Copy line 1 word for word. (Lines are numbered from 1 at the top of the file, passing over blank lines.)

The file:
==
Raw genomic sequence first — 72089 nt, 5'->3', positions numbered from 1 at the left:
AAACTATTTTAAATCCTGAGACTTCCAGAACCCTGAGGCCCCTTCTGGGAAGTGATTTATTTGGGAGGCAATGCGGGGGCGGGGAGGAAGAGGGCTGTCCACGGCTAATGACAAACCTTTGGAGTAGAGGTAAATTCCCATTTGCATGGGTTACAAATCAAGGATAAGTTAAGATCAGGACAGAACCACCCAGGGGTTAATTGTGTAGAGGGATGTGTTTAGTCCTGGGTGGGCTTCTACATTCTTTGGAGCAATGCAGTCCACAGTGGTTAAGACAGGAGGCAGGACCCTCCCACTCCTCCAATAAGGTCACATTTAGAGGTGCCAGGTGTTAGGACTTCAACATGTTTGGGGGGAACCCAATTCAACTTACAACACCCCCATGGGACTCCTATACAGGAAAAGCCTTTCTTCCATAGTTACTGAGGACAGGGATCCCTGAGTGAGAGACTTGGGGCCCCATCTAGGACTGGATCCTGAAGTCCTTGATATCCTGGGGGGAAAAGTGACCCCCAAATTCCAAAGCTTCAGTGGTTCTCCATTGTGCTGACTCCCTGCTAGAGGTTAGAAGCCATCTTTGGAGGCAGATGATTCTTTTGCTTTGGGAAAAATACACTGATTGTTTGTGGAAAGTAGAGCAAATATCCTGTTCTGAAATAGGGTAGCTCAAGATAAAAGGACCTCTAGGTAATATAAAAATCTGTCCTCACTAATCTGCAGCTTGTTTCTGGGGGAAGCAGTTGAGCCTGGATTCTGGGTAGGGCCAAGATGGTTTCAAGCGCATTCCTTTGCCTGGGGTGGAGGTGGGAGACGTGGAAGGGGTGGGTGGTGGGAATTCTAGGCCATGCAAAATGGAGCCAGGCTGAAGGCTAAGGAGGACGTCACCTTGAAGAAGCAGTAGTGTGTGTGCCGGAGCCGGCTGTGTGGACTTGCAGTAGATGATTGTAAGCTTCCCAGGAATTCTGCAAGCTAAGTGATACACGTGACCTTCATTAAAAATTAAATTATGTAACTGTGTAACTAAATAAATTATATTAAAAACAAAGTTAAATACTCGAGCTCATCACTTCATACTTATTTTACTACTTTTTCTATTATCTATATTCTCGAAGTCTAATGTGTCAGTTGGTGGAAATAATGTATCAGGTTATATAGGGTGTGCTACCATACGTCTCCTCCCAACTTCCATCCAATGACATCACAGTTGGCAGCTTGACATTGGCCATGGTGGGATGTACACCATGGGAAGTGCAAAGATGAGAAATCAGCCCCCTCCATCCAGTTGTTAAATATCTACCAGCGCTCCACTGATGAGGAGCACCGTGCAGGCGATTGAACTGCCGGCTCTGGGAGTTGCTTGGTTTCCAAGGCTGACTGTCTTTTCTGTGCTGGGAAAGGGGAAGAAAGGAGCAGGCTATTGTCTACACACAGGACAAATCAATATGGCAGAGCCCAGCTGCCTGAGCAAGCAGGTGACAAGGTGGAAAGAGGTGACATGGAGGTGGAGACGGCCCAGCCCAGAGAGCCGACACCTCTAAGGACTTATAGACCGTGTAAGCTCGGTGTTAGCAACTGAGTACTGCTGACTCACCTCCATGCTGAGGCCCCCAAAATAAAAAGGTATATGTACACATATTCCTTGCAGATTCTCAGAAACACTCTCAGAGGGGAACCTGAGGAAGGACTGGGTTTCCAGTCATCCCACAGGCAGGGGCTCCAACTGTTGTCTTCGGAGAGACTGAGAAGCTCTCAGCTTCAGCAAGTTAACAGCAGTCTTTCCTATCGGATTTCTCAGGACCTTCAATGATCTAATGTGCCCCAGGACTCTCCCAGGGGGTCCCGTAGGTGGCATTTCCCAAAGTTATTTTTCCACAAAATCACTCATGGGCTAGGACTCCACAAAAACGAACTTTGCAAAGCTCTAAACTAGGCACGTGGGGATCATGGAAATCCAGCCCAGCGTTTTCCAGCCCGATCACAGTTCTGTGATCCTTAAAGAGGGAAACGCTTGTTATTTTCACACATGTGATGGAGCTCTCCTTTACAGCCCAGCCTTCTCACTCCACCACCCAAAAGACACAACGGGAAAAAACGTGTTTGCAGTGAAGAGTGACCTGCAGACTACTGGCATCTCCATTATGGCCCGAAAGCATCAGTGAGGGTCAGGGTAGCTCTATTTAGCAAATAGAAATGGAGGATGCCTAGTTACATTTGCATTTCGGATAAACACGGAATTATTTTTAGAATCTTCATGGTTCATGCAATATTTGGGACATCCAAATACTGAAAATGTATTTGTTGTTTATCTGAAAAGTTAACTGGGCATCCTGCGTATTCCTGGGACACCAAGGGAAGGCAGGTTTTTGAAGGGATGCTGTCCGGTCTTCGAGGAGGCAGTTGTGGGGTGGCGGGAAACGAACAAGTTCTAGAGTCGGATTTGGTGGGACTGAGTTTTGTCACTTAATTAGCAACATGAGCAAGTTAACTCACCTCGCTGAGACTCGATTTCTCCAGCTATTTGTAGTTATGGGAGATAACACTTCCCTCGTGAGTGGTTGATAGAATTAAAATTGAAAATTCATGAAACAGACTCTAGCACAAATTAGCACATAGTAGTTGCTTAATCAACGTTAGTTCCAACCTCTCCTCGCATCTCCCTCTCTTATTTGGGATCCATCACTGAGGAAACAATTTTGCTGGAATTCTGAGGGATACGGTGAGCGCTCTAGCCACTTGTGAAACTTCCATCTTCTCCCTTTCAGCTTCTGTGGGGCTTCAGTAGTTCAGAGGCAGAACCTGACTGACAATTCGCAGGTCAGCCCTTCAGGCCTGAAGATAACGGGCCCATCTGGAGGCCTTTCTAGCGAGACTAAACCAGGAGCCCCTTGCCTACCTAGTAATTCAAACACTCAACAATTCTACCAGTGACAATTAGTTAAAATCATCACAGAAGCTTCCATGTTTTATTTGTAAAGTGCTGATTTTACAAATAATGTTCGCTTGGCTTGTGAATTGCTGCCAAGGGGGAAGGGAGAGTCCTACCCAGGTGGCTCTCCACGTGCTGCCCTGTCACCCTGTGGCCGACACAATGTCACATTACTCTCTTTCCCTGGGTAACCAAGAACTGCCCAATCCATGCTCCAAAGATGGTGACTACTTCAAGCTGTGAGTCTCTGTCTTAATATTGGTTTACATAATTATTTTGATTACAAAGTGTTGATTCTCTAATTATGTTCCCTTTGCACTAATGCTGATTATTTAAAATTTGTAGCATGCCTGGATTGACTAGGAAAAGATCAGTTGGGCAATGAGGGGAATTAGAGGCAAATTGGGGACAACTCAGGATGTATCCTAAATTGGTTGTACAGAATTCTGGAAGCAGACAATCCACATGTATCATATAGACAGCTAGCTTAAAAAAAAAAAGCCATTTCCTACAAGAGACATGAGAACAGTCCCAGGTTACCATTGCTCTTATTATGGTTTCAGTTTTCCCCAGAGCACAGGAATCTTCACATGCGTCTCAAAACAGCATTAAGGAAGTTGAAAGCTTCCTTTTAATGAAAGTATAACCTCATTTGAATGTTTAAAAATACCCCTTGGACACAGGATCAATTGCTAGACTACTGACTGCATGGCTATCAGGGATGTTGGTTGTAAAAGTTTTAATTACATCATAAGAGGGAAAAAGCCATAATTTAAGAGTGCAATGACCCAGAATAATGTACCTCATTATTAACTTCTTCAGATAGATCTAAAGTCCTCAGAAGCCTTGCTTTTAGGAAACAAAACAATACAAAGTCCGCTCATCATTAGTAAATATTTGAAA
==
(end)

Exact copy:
Raw genomic sequence first — 72089 nt, 5'->3', positions numbered from 1 at the left: